|There is no clear guideline to send HA, SAHW, Staff Nurse for EPI outreach clinics||As per strategic guideline, HA/ AHW / staff nurse/ANM should conduct immunization session in the absence of VHWs /MCHWs. This should be addressed during micro-planning at the local level and managed at the district level.||CHD/DoHS|
|Regular monitoring of immunization program using developed monitoring tools and quality information collection on immunization||Timely, report collection will be reinforced and follow up will be done on immunization coverage drop out and surveillance of VPDs EPI supervisors and health facility in-charge should monitor and supervise to verify the information and avoid inconsistency.||Health facility in-charge /District EPI Supervisors /DHO/DPHO|
|Injection safety in immunization And AEFI surveillance||Collection of injection sharp will be in safety boxes and disposal will be done by burning and buried at health facility level Low-cost incinerator construction at HF level will be encouraged below districts AEFI surveillance will be expanded from 31 sentinel sites to 51 sites. The health worker will be encouraged to report each and every AEFIs and investigate major one and use the result for improvement of the program||DHOs/ RHDs/ CHD|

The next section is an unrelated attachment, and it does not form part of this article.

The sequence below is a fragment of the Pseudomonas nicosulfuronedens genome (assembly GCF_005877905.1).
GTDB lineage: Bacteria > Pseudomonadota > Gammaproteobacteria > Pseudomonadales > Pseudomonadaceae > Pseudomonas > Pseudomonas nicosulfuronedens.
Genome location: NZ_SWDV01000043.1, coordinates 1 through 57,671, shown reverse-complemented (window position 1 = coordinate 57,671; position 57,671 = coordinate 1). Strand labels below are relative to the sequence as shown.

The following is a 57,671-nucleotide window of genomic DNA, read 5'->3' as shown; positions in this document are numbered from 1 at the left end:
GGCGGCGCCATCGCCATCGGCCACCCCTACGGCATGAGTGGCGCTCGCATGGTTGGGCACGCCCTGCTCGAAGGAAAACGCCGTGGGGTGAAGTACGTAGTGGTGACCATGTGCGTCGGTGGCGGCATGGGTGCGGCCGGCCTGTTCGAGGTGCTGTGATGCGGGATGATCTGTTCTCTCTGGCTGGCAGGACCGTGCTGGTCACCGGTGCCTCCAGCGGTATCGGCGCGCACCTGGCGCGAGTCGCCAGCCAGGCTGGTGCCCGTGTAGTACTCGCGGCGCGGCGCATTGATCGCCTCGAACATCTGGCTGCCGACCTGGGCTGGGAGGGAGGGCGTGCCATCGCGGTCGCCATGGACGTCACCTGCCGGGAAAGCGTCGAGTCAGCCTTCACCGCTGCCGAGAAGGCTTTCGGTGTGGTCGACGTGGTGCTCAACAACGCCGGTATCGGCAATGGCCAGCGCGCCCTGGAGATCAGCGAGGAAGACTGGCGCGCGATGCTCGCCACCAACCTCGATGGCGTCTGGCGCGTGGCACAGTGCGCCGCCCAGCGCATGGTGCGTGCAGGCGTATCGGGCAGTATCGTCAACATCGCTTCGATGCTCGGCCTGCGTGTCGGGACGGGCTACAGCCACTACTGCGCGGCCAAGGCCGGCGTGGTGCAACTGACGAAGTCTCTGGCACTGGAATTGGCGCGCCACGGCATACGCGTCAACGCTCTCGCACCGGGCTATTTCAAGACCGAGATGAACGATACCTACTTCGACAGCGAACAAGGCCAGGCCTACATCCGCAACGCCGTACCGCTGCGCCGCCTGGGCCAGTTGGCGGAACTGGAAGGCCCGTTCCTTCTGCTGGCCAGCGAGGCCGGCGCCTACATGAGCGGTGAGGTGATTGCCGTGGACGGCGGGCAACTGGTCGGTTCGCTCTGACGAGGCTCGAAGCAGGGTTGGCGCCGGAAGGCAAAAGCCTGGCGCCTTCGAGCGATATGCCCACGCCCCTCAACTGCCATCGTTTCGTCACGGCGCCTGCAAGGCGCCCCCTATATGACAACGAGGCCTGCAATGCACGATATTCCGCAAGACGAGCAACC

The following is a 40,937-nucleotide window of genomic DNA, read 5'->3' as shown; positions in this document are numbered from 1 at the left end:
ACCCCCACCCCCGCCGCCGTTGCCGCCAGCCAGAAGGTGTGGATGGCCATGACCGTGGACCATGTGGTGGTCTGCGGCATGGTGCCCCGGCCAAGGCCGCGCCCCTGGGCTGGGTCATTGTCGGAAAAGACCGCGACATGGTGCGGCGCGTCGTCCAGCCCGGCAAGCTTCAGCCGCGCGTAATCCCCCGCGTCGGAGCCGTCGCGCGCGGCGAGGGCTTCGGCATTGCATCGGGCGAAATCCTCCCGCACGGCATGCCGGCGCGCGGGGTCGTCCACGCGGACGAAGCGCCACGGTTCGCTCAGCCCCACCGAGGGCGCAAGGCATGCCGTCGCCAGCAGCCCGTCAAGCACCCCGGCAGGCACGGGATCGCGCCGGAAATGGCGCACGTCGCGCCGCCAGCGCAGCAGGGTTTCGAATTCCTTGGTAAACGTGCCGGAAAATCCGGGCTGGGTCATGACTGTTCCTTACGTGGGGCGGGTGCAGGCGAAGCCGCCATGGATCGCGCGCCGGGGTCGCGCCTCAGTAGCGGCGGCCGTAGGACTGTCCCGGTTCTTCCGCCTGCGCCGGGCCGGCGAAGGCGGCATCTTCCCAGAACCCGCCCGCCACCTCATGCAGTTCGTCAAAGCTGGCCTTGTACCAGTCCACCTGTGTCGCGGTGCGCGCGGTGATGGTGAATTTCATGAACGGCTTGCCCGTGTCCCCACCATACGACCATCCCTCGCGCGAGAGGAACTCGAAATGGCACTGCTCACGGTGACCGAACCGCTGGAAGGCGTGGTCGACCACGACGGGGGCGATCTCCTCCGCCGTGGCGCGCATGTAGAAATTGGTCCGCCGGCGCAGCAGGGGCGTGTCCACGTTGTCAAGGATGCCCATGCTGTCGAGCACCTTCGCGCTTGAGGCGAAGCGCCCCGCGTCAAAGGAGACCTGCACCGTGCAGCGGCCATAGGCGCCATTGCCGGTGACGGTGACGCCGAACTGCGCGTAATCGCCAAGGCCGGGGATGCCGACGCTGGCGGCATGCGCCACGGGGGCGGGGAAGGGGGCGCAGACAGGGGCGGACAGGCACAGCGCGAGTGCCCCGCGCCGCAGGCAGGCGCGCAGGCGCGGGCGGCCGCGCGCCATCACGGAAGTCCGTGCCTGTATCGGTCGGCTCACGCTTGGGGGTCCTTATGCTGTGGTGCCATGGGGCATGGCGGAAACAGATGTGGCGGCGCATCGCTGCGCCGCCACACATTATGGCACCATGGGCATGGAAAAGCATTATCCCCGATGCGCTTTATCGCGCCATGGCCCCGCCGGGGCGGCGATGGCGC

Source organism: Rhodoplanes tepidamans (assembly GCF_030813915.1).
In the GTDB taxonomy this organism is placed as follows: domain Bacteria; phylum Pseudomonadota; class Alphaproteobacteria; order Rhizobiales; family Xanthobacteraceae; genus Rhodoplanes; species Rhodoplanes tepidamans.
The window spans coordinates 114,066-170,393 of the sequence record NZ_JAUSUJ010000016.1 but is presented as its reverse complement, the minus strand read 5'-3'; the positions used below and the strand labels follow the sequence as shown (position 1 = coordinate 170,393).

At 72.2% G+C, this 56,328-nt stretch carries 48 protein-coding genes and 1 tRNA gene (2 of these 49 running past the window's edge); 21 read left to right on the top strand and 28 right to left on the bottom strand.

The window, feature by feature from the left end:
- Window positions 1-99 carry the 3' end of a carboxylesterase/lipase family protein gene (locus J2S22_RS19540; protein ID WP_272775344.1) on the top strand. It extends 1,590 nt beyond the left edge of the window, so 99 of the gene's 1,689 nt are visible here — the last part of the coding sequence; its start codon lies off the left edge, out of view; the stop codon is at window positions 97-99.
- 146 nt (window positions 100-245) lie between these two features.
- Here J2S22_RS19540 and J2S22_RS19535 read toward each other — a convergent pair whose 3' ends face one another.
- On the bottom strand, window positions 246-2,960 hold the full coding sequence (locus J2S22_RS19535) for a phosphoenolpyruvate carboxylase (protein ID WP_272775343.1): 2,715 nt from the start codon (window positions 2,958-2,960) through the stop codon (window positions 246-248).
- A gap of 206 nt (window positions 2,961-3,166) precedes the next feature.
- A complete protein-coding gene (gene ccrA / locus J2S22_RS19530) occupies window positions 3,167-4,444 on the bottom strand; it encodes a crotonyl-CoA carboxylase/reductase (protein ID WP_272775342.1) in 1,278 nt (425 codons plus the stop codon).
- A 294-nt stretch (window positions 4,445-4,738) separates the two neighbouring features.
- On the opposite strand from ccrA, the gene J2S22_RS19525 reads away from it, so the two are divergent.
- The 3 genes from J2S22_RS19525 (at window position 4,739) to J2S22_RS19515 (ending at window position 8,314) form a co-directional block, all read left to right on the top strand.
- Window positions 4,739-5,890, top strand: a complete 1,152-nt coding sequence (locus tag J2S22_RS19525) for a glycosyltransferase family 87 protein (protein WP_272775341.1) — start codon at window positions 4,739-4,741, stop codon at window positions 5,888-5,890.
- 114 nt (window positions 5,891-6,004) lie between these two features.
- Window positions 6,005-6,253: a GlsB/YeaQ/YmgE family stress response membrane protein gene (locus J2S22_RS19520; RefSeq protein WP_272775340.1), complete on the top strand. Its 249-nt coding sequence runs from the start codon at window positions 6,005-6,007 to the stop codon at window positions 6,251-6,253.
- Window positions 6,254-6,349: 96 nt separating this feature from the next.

|Social mobilization, community participation, and local ownership||District level and health facility level performance, weakness and strength should be shared with community, NGOs, INGOs and plan to work together to achieve the target||DHO and Local Health facility|
|Quality of review at a different level and micro-planning and data quality self-assessment||Review of access and utilization of immunization services at Centre, region, district and health facility level, comparing with RCS, LQAS and DQSA findings. Micro planning at district headquarters or at the health facility level||CHD/RHD, DHO and HF management committee.|
|Vaccine management at a different level is poor leading to irregularity in session conduction and increase in vaccine wastage||Appropriate vaccine and logistic requirement and distribution plan at each level and ensure its implementation||DHO/LMD/CHD|
|BCC activities to increase demand for immunization||Community mobilization Involvement School teacher and student Use of electronic media||NHEICC/ CHD|
|Weak supportive supervision||Planned supervision with checklist and follow-up||All levels|
|Training manuals need to be revised as per the present context||Adaptation of immunization in practice in Nepali Health worker manual and cold chain manual needs to be revised||CHD|
4 TARGETS FOR FY 2063/64 (2006/2007)
|1||Routine Immunisation activities aiming for higher coverage||Children <1 year||747,567|
|2||TT2+ Immunisation for all pregnant women||Pregnant women||961,241|
Source: EPI/CHD, DoHS
Note: For detailed, district-specific data and analysis on this program/project, please refer to the relevant annexes in this document.